It’s the story of Gerardina Chiledexter – Gerry to her friends. Gerry was the product of two rather selfish, uncaring parents, and spent her childhood being passed around from one reluctant relative to another, until good fortune landed her on the doorstep of her mother’s sister, Leonie. Leonie was unlike anyone Gerry has ever known – beautiful, elegant, and huge fun. More than that, she made Gerry feel welcome, wanted, loved. After Leonie’s death, Gerry is struggling. She misses her aunt. She misses that sense of belonging. And she’s drowning in debt, because, the one thing that Leonie wasn’t, was good with money. Leonie lived for the day, and she didn’t put finances in place to pay her bills, leaving Gerry with a huge headache. She’s running her aunt’s bookshop and it’s in massive danger of closing. She owes money to just about everyone, the building is falling down around her ears, and no one seems particularly interested in buying books. It seems her only option may be to accept the desperate proposal of Archie, in spite of his parents’ very obvious disapproval and muttered objections.

Then, unexpectedly, Gerry is thrown a lifeline. Out of the blue, she discovers that – as Leonie’s only heir – she has been left half of a ranch in Texas, by a man she has never met, but who intended to leave it to her aunt. She is given this news by the owner of the other half. His name is Coop, and he’s not too happy about discovering that the land he thought was all his is now shared with this odd, stubborn, Englishwoman, with a very weird dress sense.

Events – and a ghostly presence – conspire to send Gerry over to Texas, where she is determined to take a good look around the ranch for herself, before agreeing to Coop’s request – or should that be order? – that she sell her half to him. Texas is an alien world, and Gerry struggles to fit in. Coop doesn’t seem keen to help her adapt, and neither does anyone else in that hostile territory, particularly the feral Scoot, and the high-and-mighty Hallie-Lee.  Gerry truly believed she was going to America at the wishes of her deceased aunt. At times, she feels Leonie’s presence so strongly that she can actually hear her aunt’s voice in her ear, smell her perfume, hear the swish of her dress across the floor. At other times, she feels abandoned and alone. Has she made a dreadful mistake in travelling so far away from home?

After spending several awkward and uncomfortable months on the ranch, Gerry makes some discoveries about her business partner, and comes to a decision that is guaranteed to stir up trouble back in England – something which is quickly confirmed on her return. Hurt, bewildered, and absolutely broke, it seems Gerry’s troubles will never be over. But was Leonie’s guidance really just a product of her over-active imagination, or is  her aunt still trying to give her niece the happy ending she deserves?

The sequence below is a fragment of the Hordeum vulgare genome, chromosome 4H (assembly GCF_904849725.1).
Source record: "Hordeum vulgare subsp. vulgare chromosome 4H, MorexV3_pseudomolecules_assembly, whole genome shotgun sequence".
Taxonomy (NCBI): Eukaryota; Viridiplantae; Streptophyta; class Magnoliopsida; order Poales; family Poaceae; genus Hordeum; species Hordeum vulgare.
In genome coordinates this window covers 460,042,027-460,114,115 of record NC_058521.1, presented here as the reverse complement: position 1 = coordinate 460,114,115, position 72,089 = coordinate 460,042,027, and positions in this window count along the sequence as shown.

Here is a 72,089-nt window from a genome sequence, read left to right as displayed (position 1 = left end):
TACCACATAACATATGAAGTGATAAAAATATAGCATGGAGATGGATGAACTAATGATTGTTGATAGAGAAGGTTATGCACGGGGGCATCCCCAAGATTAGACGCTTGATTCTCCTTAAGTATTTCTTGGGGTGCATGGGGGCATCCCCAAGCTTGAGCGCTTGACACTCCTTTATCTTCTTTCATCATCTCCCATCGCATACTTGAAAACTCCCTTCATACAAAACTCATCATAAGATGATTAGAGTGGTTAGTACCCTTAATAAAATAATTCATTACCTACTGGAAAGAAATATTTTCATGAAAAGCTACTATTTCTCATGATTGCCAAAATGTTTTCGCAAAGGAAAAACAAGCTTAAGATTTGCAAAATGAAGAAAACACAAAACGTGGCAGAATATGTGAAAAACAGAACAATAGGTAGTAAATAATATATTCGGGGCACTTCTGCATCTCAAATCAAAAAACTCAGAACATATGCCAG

This book is so beautifully written. The descriptions are perfection. With a few deft lines, June Kearns transports the reader to the dusty plains of Texas, and lets you feel the scorching heat on your back, before taking you back to England, where the cosy, damp, cricket-and-afternoon-tea environment comes alive within a paragraph or two of clever prose.

The characterisations are excellent. Coop is an enigmatic, alpha male, with a brooding presence and hidden depths. I absolutely adored Gerry, with her can-do attitude, and her determination to carry on without complaining, in spite of some pretty appalling treatment by far too many people. I loved the stoic Prim, the kindly Doc, the wildcat Scoot and poor, dear Archie – he of the hideously awful parents and the dark, desperate secret.

I loved the way England was contrasted with Texas, and against all my expectations, I enjoyed the American segment of the book as much as the English ones. The addition of the ghostly presence of the wonderful Leonie was a touch of genius, and as for the quotes at the beginning of each chapter – priceless! For instance, “Women approaching thirty may have lost all chance of inspiring affection.” (Advice to Miss-All-Alone, 1924), and “Try not to have ‘opinions’. Rather, learn to cook a decent dinner.” (How to Attract a Man, 1923). The book beautifully illustrates a serious point, however, which is that in the 1920s, thanks to the First World War and the ‘flu epidemic, men of a marriageable age were in very short supply, and there were many, many women who faced a lifetime of spinsterhood – not half as much fun in those days as it is now! So I could really feel for Gerry, who, fast approaching thirty, had given up all expectation of marriage, and was therefore even more desperate to earn a reasonable living. I could quite understand that she would consider accepting Archie’s proposal, even though she knows that marriage to him could never make her happy.

Like An Englishwoman’s Guide to the Cowboy, June’s previous novel, this book contrasts a young Englishwoman, her lifestyle and manners, with a hunky American male, used to behaving in a very different manner to the gentlemen the heroine usually meets, and she does it with love, humour and understanding. I loved her first book, and I actually think this one is even better.  I’m sort of sorry I left it so long, but then again, I’m glad to have had the pleasure of Coop’s and Gerry’s company this last couple of days. An excellent book. I really hope there’s a new one from this author very soon. 5/5

You can buy The 20’s Girl, The Ghost, and All That Jazz here.